(This column was first published in the June 11, 2001 Buffalo News.)
Is there a youngster alive who, after racing up a steep trail, doesn't want to continue on up the hundred-or-so steps of a mountaintop fire tower? Or at the opposite extreme, is there any out-of-breath parent who has staggered up that same path and now has any interest whatsoever in climbing any further? Most of us oldies are more prepared to lie prostrate for an hour or so before starting back down that bolder-strewn trail.
That may be true but I have great affection for fire towers. I don't claim that they are attractive architecturally. Still, they remain the one man-made structure that doesn't seem to me to detract from the beauty of the surrounding forests.
When I was one of those eager youngsters, fire towers were still active and individually staffed by Forest Service employees. Those observers in their tiny toothpick-like structures represented the front-line of our meager defense against forest fires.
Most are gone now. Airplanes replaced them but they were soon grounded by budget cuts. Today a single individual monitors vast areas by satellite-connected computer. Remarkable efficiency but obtained at the sacrifice of many jobs.
In the 1920s three towers were erected in Allegany State Park — one on South Mountain overlooking Salamanca, a second near the Bradford park entrance and a third on Mount Tuscarora south of the Quaker Run headquarters. The Bradford tower is gone; the others need repair.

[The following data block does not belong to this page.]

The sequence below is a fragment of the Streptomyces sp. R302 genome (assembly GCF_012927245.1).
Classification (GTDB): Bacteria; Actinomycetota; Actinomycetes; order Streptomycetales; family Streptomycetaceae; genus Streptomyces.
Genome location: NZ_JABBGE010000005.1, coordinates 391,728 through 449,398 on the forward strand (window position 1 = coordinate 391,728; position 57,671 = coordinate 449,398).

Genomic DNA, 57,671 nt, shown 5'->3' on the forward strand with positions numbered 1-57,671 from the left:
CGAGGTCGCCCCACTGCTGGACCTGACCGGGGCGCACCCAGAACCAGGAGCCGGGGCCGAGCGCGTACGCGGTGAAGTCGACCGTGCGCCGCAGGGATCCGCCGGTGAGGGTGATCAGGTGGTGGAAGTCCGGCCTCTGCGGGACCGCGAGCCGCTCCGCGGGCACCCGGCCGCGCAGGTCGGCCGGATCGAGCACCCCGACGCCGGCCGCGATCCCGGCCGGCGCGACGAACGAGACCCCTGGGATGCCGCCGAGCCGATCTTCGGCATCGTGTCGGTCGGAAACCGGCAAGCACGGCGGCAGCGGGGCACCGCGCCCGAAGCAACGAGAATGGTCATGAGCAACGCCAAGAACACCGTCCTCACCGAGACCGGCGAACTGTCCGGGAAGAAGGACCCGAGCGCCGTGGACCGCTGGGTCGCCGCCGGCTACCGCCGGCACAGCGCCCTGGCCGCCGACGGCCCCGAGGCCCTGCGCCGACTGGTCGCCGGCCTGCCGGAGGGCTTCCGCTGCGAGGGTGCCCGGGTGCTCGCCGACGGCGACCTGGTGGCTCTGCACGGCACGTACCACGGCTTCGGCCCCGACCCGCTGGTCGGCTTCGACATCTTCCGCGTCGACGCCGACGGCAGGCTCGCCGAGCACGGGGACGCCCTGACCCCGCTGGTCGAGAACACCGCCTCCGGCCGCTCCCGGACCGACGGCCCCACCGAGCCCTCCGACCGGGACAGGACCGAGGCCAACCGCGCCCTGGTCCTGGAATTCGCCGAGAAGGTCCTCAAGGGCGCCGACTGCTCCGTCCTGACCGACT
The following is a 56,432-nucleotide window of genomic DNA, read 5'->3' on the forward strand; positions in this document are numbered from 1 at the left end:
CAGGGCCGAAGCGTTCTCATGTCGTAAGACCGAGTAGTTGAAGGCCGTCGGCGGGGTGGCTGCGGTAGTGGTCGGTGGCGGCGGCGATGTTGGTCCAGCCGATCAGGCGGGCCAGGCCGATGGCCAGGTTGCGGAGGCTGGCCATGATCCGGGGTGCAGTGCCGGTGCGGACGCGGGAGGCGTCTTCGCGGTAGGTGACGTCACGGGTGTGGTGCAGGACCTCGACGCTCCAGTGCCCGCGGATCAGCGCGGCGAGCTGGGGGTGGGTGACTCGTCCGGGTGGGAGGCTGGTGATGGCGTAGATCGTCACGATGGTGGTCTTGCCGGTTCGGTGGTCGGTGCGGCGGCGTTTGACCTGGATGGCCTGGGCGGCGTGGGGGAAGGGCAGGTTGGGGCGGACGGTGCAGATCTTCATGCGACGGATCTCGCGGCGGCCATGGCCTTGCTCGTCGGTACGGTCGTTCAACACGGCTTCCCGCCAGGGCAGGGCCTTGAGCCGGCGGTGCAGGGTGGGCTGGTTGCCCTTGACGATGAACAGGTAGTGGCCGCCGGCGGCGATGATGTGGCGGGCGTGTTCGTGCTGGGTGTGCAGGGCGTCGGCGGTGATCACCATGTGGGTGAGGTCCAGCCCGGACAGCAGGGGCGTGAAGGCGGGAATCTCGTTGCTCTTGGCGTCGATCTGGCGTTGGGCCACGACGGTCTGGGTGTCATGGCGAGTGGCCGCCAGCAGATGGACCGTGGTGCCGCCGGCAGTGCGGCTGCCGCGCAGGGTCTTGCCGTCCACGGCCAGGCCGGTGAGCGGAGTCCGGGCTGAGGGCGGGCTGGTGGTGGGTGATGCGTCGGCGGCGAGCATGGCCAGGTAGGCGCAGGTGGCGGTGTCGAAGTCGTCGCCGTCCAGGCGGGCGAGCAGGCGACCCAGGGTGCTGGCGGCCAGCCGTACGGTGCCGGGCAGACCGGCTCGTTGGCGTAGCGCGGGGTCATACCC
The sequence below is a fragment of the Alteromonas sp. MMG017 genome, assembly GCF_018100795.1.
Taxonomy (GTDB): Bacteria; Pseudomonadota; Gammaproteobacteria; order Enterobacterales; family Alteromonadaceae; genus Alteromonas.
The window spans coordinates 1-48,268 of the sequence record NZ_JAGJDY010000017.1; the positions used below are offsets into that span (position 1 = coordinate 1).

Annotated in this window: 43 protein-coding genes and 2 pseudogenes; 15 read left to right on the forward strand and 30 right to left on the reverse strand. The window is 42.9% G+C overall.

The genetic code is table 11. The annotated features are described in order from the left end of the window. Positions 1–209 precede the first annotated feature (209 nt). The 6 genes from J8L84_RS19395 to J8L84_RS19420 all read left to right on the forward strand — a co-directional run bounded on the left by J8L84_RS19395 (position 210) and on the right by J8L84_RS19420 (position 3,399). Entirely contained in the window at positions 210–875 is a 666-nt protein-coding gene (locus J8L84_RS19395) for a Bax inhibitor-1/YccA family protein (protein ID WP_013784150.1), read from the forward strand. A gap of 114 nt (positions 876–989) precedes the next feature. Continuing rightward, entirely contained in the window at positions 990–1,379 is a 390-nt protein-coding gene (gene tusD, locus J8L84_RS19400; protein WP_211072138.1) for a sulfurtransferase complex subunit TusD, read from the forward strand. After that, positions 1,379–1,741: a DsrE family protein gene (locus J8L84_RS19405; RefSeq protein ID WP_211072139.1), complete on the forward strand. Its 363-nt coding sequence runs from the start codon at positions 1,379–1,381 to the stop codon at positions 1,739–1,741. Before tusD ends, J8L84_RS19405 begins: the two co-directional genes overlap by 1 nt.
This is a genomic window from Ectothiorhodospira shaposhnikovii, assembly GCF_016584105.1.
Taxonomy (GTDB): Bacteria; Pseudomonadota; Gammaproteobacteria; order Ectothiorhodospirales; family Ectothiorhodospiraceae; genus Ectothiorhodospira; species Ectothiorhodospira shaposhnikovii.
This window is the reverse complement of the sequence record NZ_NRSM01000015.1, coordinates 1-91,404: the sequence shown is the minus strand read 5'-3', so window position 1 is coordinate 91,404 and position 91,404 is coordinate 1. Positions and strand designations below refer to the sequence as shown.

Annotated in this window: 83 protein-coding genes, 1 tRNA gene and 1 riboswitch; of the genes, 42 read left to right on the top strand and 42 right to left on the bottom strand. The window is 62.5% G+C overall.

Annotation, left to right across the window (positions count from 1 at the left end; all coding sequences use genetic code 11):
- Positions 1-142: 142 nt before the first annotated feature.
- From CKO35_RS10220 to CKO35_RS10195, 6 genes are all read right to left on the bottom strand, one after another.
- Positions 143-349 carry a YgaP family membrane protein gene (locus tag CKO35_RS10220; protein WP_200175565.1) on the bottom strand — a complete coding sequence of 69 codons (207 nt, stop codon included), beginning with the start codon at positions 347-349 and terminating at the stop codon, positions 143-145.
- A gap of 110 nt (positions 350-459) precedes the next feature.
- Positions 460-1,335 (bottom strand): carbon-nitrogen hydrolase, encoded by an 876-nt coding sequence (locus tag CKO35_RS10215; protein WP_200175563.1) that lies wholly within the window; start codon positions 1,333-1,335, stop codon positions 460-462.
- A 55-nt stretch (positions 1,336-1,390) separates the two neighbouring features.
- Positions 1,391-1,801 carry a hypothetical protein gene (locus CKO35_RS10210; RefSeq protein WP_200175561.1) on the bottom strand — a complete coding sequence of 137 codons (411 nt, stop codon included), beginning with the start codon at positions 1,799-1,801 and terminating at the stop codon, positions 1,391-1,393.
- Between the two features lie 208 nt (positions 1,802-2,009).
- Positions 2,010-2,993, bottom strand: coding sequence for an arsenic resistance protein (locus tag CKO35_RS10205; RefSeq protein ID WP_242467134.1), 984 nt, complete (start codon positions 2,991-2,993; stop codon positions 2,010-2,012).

One of the early observers was Anastasia Gray, grandmother of Mary Jones, academic dean at Dubois College in Pennsylvania. Professor Jones recently shared some of her memories of her grandmother: "We all adored her. She knew the job was important but she was a social person. Up in the tower all day, down only for lunch, happy, cheerful, laughed at her own expense, always sociable and pretty. And I think that's what made her so good at her job. She loved all those visitors who climbed the tower every year."
"There was a cabin up there behind the tower. In early spring and late fall when it was cold she commuted from Salamanca but most of the summer she lived up there, alone. She never was afraid. My cousins and I used to love to go up there and stay with her. We had to bring water in bottles; there wasn't any electricity, just kerosene lamps."
"Bears used to come around the cabin when they could smell bacon frying or something. Gramma showed us how to beat on a pan to scare them off. I remember once we were playing on the steps of the tower. Gramma was up in the cabin on top and couldn't see. A bear came out of the woods and started up the stairs. We were dodging from platform to platform and encouraging him, 'Here Bear, come here bear.' She got a little upset about that."
Spring and fall are fire seasons but Mary said her grandmother was much busier in the summer when long lines of campers would climb the tower to enjoy the view with her. Anastasia had them sign her books and she'd have 800-1000 signatures a year. "People came from all over the world and she exchanged Christmas cards with many of them."
A group called the Allegany State Park Firetower Committee is working hard to restore Anastasia's Summit tower. Among other things, they will install, at its base, a kiosk that will detail the tower's history. They're selling a souvenir Summit Firetower patch to raise money. To buy one send a check for five dollars or more to: Natural Heritage Trust Fund, 2373 ASP Route 1, Suite 3, Salamanca NY 14779-9756.